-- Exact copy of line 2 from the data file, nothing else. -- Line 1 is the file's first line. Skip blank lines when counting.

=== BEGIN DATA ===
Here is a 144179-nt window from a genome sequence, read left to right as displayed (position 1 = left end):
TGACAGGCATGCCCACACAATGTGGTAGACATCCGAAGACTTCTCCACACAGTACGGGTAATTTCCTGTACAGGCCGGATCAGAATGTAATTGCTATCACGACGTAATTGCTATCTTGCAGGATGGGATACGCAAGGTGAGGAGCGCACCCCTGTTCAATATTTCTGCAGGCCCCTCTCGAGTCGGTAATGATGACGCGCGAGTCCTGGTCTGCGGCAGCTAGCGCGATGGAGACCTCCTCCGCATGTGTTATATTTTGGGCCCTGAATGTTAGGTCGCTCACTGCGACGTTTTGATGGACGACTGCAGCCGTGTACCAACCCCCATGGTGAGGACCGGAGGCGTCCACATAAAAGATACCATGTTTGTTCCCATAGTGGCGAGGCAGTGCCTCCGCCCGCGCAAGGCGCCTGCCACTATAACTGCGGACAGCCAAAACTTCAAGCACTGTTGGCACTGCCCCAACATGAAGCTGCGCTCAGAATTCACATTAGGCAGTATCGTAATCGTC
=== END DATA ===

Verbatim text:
TGACAGGCATGCCCACACAATGTGGTAGACATCCGAAGACTTCTCCACACAGTACGGGTAATTTCCTGTACAGGCCGGATCAGAATGTAATTGCTATCACGACGTAATTGCTATCTTGCAGGATGGGATACGCAAGGTGAGGAGCGCACCCCTGTTCAATATTTCTGCAGGCCCCTCTCGAGTCGGTAATGATGACGCGCGAGTCCTGGTCTGCGGCAGCTAGCGCGATGGAGACCTCCTCCGCATGTGTTATATTTTGGGCCCTGAATGTTAGGTCGCTCACTGCGACGTTTTGATGGACGACTGCAGCCGTGTACCAACCCCCATGGTGAGGACCGGAGGCGTCCACATAAAAGATACCATGTTTGTTCCCATAGTGGCGAGGCAGTGCCTCCGCCCGCGCAAGGCGCCTGCCACTATAACTGCGGACAGCCAAAACTTCAAGCACTGTTGGCACTGCCCCAACATGAAGCTGCGCTCAGAATTCACATTAGGCAGTATCGTAATCGTC